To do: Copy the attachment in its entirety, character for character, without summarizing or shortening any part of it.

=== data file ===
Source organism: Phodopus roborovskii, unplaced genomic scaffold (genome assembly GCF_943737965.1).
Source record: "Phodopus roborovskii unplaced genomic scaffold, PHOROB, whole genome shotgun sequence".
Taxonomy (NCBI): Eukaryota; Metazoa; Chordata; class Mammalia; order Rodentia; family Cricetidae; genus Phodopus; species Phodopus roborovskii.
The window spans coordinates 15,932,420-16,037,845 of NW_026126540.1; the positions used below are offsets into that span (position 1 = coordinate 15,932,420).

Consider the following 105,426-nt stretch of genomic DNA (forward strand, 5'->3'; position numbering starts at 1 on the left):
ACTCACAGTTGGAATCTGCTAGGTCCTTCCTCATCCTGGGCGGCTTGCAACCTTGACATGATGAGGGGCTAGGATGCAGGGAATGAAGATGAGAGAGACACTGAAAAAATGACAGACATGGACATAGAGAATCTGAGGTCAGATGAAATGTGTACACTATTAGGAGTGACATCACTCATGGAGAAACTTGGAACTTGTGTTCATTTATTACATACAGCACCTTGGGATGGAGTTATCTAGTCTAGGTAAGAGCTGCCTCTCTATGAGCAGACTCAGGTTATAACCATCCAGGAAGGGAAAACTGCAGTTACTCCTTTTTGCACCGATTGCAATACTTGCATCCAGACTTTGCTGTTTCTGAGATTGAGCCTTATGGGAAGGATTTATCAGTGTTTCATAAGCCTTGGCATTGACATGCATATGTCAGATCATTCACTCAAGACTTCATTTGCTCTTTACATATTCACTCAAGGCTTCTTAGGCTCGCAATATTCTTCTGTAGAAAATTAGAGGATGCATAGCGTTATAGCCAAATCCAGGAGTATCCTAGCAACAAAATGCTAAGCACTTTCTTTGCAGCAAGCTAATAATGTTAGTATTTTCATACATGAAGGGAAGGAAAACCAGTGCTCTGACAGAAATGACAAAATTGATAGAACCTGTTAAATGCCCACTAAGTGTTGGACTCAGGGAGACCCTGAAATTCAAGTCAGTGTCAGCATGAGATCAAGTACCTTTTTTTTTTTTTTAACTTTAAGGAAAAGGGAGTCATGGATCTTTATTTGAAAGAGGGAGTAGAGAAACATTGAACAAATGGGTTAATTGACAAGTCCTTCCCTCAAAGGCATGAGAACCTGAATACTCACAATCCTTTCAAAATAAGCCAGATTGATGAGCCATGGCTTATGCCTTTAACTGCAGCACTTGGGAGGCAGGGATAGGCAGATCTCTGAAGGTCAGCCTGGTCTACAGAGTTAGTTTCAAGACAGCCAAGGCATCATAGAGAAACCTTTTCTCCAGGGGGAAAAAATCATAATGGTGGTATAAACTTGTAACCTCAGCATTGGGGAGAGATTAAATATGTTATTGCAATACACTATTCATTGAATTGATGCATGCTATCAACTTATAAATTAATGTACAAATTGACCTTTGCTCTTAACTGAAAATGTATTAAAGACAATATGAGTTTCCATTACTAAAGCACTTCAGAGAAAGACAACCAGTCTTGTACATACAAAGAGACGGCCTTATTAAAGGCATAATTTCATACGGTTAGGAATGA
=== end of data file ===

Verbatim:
Source organism: Phodopus roborovskii, unplaced genomic scaffold (genome assembly GCF_943737965.1).
Source record: "Phodopus roborovskii unplaced genomic scaffold, PHOROB, whole genome shotgun sequence".
Taxonomy (NCBI): Eukaryota; Metazoa; Chordata; class Mammalia; order Rodentia; family Cricetidae; genus Phodopus; species Phodopus roborovskii.
The window spans coordinates 15,932,420-16,037,845 of NW_026126540.1; the positions used below are offsets into that span (position 1 = coordinate 15,932,420).

Consider the following 105,426-nt stretch of genomic DNA (forward strand, 5'->3'; position numbering starts at 1 on the left):
ACTCACAGTTGGAATCTGCTAGGTCCTTCCTCATCCTGGGCGGCTTGCAACCTTGACATGATGAGGGGCTAGGATGCAGGGAATGAAGATGAGAGAGACACTGAAAAAATGACAGACATGGACATAGAGAATCTGAGGTCAGATGAAATGTGTACACTATTAGGAGTGACATCACTCATGGAGAAACTTGGAACTTGTGTTCATTTATTACATACAGCACCTTGGGATGGAGTTATCTAGTCTAGGTAAGAGCTGCCTCTCTATGAGCAGACTCAGGTTATAACCATCCAGGAAGGGAAAACTGCAGTTACTCCTTTTTGCACCGATTGCAATACTTGCATCCAGACTTTGCTGTTTCTGAGATTGAGCCTTATGGGAAGGATTTATCAGTGTTTCATAAGCCTTGGCATTGACATGCATATGTCAGATCATTCACTCAAGACTTCATTTGCTCTTTACATATTCACTCAAGGCTTCTTAGGCTCGCAATATTCTTCTGTAGAAAATTAGAGGATGCATAGCGTTATAGCCAAATCCAGGAGTATCCTAGCAACAAAATGCTAAGCACTTTCTTTGCAGCAAGCTAATAATGTTAGTATTTTCATACATGAAGGGAAGGAAAACCAGTGCTCTGACAGAAATGACAAAATTGATAGAACCTGTTAAATGCCCACTAAGTGTTGGACTCAGGGAGACCCTGAAATTCAAGTCAGTGTCAGCATGAGATCAAGTACCTTTTTTTTTTTTTTAACTTTAAGGAAAAGGGAGTCATGGATCTTTATTTGAAAGAGGGAGTAGAGAAACATTGAACAAATGGGTTAATTGACAAGTCCTTCCCTCAAAGGCATGAGAACCTGAATACTCACAATCCTTTCAAAATAAGCCAGATTGATGAGCCATGGCTTATGCCTTTAACTGCAGCACTTGGGAGGCAGGGATAGGCAGATCTCTGAAGGTCAGCCTGGTCTACAGAGTTAGTTTCAAGACAGCCAAGGCATCATAGAGAAACCTTTTCTCCAGGGGGAAAAAATCATAATGGTGGTATAAACTTGTAACCTCAGCATTGGGGAGAGATTAAATATGTTATTGCAATACACTATTCATTGAATTGATGCATGCTATCAACTTATAAATTAATGTACAAATTGACCTTTGCTCTTAACTGAAAATGTATTAAAGACAATATGAGTTTCCATTACTAAAGCACTTCAGAGAAAGACAACCAGTCTTGTACATACAAAGAGACGGCCTTATTAAAGGCATAATTTCATACGGTTAGGAATGA